Education , Family & Community

Jonathan Small | June 6, 2022

Bathroom bill was a win, but parents deserve more

Jonathan Small

Oklahoma parents often ask why, in conservative states like Oklahoma, do they nonetheless face left-wing woke agendas in public schools?

The answer lies in the fact that Oklahoma’s funding system gives taxpayer money to schools regardless of academic performance or parental satisfaction. That makes school boards and administrators largely indifferent to the actual needs of their communities, because either way they get paid—and often get increased funding.

That’s why some Oklahoma schools mandated that boys could use the girls’ bathrooms, regardless of parental concerns, as happened in Stillwater.

One defense put forth by Stillwater administrators was that they had been allowing boys in the girls’ bathrooms for years. That was yet another sign that even Oklahoma schools have been inciting identity politics. But most parents never supported that bathroom policy, and objections increased with the number of students who exploited the policy in Stillwater.

Fortunately, numerous policymakers stepped up and sided with families this year, including Gov. Kevin Stitt; Secretary of Education Ryan Walters; Oklahoma Attorney General John O’Connor; state Reps. John Talley, Kevin West, and Danny Williams; and state Sen. David Bullard. All pushed back against out-of-control school bureaucracies ranging from local school boards to Democrat State Superintendent of Public Instruction Joy Hofmeister, whose agency told schools they were required to allow boys in girls’ restrooms.

The legislation codifies common sense and acknowledges reality: Boys and girls are different. There are valid reasons to keep the sexes separated in settings that involve some level of undressing, particularly given the many documented instances where transgender-bathroom policies have facilitated abuse of women—even rape.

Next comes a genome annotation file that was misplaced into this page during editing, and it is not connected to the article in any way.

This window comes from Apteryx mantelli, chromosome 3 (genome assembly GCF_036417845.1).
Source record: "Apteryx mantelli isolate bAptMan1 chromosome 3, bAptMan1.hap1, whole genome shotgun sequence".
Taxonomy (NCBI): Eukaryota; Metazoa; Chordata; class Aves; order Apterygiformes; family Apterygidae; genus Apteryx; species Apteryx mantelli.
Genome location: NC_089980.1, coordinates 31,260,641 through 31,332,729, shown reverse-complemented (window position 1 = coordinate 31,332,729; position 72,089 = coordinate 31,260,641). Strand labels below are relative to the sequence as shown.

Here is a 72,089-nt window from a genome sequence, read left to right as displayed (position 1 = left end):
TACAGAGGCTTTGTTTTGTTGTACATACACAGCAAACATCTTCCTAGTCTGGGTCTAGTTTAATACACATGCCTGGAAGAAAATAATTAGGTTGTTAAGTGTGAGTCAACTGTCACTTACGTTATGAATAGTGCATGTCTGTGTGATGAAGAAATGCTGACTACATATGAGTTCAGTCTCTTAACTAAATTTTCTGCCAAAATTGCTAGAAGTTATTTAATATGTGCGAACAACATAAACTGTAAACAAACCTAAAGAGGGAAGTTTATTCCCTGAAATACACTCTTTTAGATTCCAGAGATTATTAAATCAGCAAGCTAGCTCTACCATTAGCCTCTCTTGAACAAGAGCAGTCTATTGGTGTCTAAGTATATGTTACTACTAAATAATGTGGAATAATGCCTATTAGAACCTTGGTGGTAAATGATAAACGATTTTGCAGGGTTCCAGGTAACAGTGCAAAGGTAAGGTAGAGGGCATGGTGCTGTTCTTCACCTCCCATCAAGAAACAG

The legislation also protects students who suffer from gender dysphoria by requiring that schools provide access to single-stall facilities when a child is not comfortable using the bathroom that aligns with his or her sex.

The main argument put forth by opponents was that bad things already happen in school restrooms. State Rep. Regina Goodwin even declared, “The rape is happening right now in today’s schools. They go unreported, right there in Tulsa.”

But the proper answer to student rape is not to shrug it off and open the door for further abuses. Instead, policymakers should address the existing problem and eliminate it.

Unfortunately, many school officials still feel free to impose left-wing agendas in the classroom, even in the most conservative Oklahoma communities. If Oklahoma funded students, not systems, that dynamic would change. Parents would be empowered, and school officials could not afford to ignore them.

The bathroom bill is a win for parents, but they deserve more. The ability to tell school officials they will lose students and funding when they anger local families is much more impactful than telling them parents will contact their lawmakers.

Jonathan Small President

Jonathan Small

President

Jonathan Small, C.P.A., serves as President and joined the staff in December of 2010. Previously, Jonathan served as a budget analyst for the Oklahoma Office of State Finance, as a fiscal policy analyst and research analyst for the Oklahoma House of Representatives, and as director of government affairs for the Oklahoma Insurance Department. Small’s work includes co-authoring “Economics 101” with Dr. Arthur Laffer and Dr. Wayne Winegarden, and his policy expertise has been referenced by The Oklahoman, the Tulsa World, National Review, the L.A. Times, The Hill, the Wall Street Journal and the Huffington Post. His weekly column “Free Market Friday” is published by the Journal Record and syndicated in 27 markets. A recipient of the American Legislative Exchange Council’s prestigious Private Sector Member of the Year award, Small is nationally recognized for his work to promote free markets, limited government and innovative public policy reforms. Jonathan holds a B.A. in Accounting from the University of Central Oklahoma and is a Certified Public Accountant.

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